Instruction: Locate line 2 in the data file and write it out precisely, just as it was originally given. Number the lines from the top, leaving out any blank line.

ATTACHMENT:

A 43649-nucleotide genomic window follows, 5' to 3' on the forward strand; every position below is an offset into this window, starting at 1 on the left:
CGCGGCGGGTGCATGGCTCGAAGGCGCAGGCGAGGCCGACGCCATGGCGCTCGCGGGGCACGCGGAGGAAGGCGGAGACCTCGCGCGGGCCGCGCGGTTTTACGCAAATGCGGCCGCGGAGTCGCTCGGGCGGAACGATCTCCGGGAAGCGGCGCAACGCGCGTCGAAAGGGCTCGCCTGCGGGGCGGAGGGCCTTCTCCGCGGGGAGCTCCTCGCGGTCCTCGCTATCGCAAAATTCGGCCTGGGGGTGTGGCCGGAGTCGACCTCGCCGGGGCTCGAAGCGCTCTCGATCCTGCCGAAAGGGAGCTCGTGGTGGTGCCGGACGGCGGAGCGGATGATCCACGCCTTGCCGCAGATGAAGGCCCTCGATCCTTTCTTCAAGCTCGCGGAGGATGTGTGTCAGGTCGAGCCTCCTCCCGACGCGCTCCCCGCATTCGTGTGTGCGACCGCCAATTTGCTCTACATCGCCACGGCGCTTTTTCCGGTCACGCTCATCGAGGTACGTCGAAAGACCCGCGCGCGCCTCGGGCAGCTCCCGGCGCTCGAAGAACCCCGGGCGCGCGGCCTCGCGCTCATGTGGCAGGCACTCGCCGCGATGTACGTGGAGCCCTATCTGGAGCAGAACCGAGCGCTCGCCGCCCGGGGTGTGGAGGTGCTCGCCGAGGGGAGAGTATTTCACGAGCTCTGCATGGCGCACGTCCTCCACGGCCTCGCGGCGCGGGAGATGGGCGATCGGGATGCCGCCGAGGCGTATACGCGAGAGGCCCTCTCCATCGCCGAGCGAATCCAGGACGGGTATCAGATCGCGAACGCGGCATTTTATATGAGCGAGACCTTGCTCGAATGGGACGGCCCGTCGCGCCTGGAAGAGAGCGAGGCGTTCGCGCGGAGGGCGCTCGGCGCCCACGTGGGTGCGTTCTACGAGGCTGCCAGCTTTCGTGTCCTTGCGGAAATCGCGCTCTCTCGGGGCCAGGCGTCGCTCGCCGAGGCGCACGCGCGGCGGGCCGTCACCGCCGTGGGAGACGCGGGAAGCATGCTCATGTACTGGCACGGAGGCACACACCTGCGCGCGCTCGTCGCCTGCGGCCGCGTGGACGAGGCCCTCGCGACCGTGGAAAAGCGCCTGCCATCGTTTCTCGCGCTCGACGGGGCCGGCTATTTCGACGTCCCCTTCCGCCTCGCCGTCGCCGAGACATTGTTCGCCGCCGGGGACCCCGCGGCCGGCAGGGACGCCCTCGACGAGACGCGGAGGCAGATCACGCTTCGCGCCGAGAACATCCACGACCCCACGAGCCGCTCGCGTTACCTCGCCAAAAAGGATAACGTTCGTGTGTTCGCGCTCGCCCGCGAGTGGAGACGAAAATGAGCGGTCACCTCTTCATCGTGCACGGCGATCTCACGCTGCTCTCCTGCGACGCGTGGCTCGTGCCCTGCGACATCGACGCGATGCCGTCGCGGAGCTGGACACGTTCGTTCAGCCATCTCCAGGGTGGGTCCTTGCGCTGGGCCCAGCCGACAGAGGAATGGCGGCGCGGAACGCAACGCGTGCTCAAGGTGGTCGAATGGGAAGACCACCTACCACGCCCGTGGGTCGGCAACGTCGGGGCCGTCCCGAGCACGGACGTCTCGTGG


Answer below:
CGCGGCGGGTGCATGGCTCGAAGGCGCAGGCGAGGCCGACGCCATGGCGCTCGCGGGGCACGCGGAGGAAGGCGGAGACCTCGCGCGGGCCGCGCGGTTTTACGCAAATGCGGCCGCGGAGTCGCTCGGGCGGAACGATCTCCGGGAAGCGGCGCAACGCGCGTCGAAAGGGCTCGCCTGCGGGGCGGAGGGCCTTCTCCGCGGGGAGCTCCTCGCGGTCCTCGCTATCGCAAAATTCGGCCTGGGGGTGTGGCCGGAGTCGACCTCGCCGGGGCTCGAAGCGCTCTCGATCCTGCCGAAAGGGAGCTCGTGGTGGTGCCGGACGGCGGAGCGGATGATCCACGCCTTGCCGCAGATGAAGGCCCTCGATCCTTTCTTCAAGCTCGCGGAGGATGTGTGTCAGGTCGAGCCTCCTCCCGACGCGCTCCCCGCATTCGTGTGTGCGACCGCCAATTTGCTCTACATCGCCACGGCGCTTTTTCCGGTCACGCTCATCGAGGTACGTCGAAAGACCCGCGCGCGCCTCGGGCAGCTCCCGGCGCTCGAAGAACCCCGGGCGCGCGGCCTCGCGCTCATGTGGCAGGCACTCGCCGCGATGTACGTGGAGCCCTATCTGGAGCAGAACCGAGCGCTCGCCGCCCGGGGTGTGGAGGTGCTCGCCGAGGGGAGAGTATTTCACGAGCTCTGCATGGCGCACGTCCTCCACGGCCTCGCGGCGCGGGAGATGGGCGATCGGGATGCCGCCGAGGCGTATACGCGAGAGGCCCTCTCCATCGCCGAGCGAATCCAGGACGGGTATCAGATCGCGAACGCGGCATTTTATATGAGCGAGACCTTGCTCGAATGGGACGGCCCGTCGCGCCTGGAAGAGAGCGAGGCGTTCGCGCGGAGGGCGCTCGGCGCCCACGTGGGTGCGTTCTACGAGGCTGCCAGCTTTCGTGTCCTTGCGGAAATCGCGCTCTCTCGGGGCCAGGCGTCGCTCGCCGAGGCGCACGCGCGGCGGGCCGTCACCGCCGTGGGAGACGCGGGAAGCATGCTCATGTACTGGCACGGAGGCACACACCTGCGCGCGCTCGTCGCCTGCGGCCGCGTGGACGAGGCCCTCGCGACCGTGGAAAAGCGCCTGCCATCGTTTCTCGCGCTCGACGGGGCCGGCTATTTCGACGTCCCCTTCCGCCTCGCCGTCGCCGAGACATTGTTCGCCGCCGGGGACCCCGCGGCCGGCAGGGACGCCCTCGACGAGACGCGGAGGCAGATCACGCTTCGCGCCGAGAACATCCACGACCCCACGAGCCGCTCGCGTTACCTCGCCAAAAAGGATAACGTTCGTGTGTTCGCGCTCGCCCGCGAGTGGAGACGAAAATGAGCGGTCACCTCTTCATCGTGCACGGCGATCTCACGCTGCTCTCCTGCGACGCGTGGCTCGTGCCCTGCGACATCGACGCGATGCCGTCGCGGAGCTGGACACGTTCGTTCAGCCATCTCCAGGGTGGGTCCTTGCGCTGGGCCCAGCCGACAGAGGAATGGCGGCGCGGAACGCAACGCGTGCTCAAGGTGGTCGAATGGGAAGACCACCTACCACGCCCGTGGGTCGGCAACGTCGGGGCCGTCCCGAGCACGGACGTCTCGTGG